Yet another aspect of the methods and apparatuses described herein is related to a method of operating a backlit video display assembly in an electronic gaming machine for a wager-based game. The method can be generally characterized as controlling a light source to reveal or obscure at least one display element behind a window portion of a light guide. The light source is positioned along an edge of the light guide, and the light guide includes a continuous substrate having the window portion and a surrounding portion around the window portion. The window portion is substantially transparent and has features in a viewing surface configured to extract light from the light source.

Another aspect of the methods and apparatuses described herein is related to a video display assembly on an electronic gaming machine for a wager-based game. The video display assembly includes a video display; a first light guide positioned behind the video display that includes a substantially transparent window portion; and a first light source for illuminating the window portion. The first light source is positioned along a first edge of the light guide, and the first light guide includes features in a viewing surface of a window portion to extract light from the first light source.

DESCRIBED EMBODIMENTS

In this paper, numerous specific details are set forth to provide a thorough understanding of the concepts underlying the described embodiments. It will be apparent, however, to one skilled in the art that the described embodiments may be practiced without some or all of these specific details. In other instances, well known process steps have not been described in detail in order to avoid unnecessarily obscuring the underlying concepts.

A wager-based gaming system that can include an EGM with a backlit video display is described. Typically, a key component in LCD backlights is an edge-lit light guide. The light guide is typically an acrylic plate. Light from a light source is first directed or injected into the edge of the light-guide. The light remains trapped within the acrylic so long as the top and bottom surfaces of the acrylic plate are parallel and mirror-like. This phenomenon is known as Total Internal Reflection. The reflecting light remains within the light guide until it encounters a disruption in the smooth surface allowing it to exit the light guide. A disruption in the surface can refract the light trapped within the guide and redirect the light out of the light guide and into the atmosphere. This phenomenon is known as light extraction. Printing, molding or engraving the face of the light guide can disrupt its smooth reflective surface, thereby extracting light from the light guide. Other suitable materials for a light guide include, for example, polycarbonate, epoxies, and glass.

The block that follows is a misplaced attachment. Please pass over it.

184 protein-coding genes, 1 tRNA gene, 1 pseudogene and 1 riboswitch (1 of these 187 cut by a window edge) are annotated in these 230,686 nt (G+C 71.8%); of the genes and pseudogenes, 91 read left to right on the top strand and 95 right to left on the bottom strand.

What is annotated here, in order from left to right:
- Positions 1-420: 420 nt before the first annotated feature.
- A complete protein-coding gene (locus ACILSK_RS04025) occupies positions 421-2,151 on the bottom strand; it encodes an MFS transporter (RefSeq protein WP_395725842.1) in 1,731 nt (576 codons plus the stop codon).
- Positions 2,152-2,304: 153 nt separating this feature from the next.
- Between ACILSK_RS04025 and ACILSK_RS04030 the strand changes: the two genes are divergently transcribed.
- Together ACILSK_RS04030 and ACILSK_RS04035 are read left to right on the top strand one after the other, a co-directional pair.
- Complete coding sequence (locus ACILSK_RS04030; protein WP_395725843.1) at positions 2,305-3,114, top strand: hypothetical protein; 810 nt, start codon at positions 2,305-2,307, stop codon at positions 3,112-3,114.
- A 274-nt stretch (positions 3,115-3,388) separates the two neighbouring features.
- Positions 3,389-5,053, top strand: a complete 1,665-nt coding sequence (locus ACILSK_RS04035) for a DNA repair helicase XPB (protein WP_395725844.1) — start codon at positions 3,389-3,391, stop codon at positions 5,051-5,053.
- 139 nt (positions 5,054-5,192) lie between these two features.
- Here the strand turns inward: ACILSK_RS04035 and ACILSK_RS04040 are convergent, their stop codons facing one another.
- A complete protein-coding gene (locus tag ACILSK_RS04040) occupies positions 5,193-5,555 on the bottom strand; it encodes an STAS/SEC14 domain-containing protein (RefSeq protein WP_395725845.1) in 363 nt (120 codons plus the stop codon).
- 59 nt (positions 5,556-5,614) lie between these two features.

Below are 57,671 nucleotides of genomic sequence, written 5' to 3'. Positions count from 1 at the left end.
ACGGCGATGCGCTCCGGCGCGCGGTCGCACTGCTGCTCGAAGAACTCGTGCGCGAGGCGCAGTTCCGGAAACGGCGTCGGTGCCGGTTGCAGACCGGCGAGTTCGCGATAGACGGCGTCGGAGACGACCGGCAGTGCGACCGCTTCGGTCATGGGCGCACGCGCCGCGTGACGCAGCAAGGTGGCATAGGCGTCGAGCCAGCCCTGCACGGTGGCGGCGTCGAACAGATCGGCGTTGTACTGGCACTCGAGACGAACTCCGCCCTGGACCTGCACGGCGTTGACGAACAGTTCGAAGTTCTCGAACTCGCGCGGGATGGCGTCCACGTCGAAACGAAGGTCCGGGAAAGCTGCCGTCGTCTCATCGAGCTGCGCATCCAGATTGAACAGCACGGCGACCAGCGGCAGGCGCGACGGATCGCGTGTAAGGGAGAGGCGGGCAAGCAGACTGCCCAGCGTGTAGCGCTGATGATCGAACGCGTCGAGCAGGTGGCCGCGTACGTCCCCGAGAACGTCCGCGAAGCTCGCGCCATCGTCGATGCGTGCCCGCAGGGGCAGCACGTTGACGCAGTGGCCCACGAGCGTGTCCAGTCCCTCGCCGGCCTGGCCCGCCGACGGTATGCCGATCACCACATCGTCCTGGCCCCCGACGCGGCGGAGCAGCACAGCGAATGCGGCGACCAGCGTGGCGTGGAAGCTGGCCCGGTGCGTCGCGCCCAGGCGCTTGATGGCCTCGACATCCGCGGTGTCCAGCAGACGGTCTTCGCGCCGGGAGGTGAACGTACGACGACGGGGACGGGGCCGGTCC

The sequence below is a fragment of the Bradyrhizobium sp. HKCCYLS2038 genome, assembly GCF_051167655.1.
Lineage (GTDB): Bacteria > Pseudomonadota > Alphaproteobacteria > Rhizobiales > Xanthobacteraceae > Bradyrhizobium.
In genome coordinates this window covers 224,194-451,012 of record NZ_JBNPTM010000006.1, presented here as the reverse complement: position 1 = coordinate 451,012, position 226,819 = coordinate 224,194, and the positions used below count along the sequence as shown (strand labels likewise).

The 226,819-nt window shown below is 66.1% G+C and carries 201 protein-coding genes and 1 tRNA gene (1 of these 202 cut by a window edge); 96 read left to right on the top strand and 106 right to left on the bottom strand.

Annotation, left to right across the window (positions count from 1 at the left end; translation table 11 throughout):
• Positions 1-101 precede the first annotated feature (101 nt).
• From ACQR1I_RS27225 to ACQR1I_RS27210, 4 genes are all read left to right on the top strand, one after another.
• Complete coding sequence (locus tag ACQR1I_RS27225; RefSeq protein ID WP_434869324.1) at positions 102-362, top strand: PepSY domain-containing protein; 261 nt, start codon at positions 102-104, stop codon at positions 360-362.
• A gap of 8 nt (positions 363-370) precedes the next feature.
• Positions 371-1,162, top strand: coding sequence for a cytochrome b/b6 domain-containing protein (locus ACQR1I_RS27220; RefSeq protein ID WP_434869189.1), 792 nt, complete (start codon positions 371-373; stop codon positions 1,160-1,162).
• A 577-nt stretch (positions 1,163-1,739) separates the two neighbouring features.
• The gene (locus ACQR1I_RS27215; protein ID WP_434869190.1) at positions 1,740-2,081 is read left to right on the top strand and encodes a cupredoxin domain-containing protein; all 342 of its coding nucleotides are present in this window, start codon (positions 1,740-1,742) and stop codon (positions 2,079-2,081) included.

In particular embodiments, electronic gaming machines (EGMs) used in a gaming environment can include backlit video displays that can be controlled using directional lighting. The video displays can also reveal reels or another display element located behind the video displays. The video display can be the secondary display element with the other display element behind the video display being the primary display element or the display element behind the video display can be the secondary display element with the video display being the primary display element. An example of a display using directional lighting is described with respect to FIG. 1. Details of a light guide controlled by directional lighting are described with respect to FIGS. 2A-4. With respect to FIG. 5, examples of features in a viewing surface of a light guide and the resulting images produced are described. With respect to FIG. 6, a method for making an embodiment of a backlit video display for an EGM is described. With respect to FIG. 7, a method of operating an embodiment of a backlit video display for an EGM is described. Finally, additional details of a game controller and an EGM are described with respect to FIGS. 8 and 9.

Different types of light guides can be used for different purposes. Typically, a light guide is positioned behind the LCD as a backlight. For example, one type of light guide is a LCD light guide, which is a substantially opaque luminaire designed to extract light uniformly for LCDs. Another type of light guide is a signage light guide, which is typically a substantially transparent sign engraved to illuminate text, shapes or graphics. These light guides appear mostly transparent, using bright contrasting light to create graphics against a transparent background.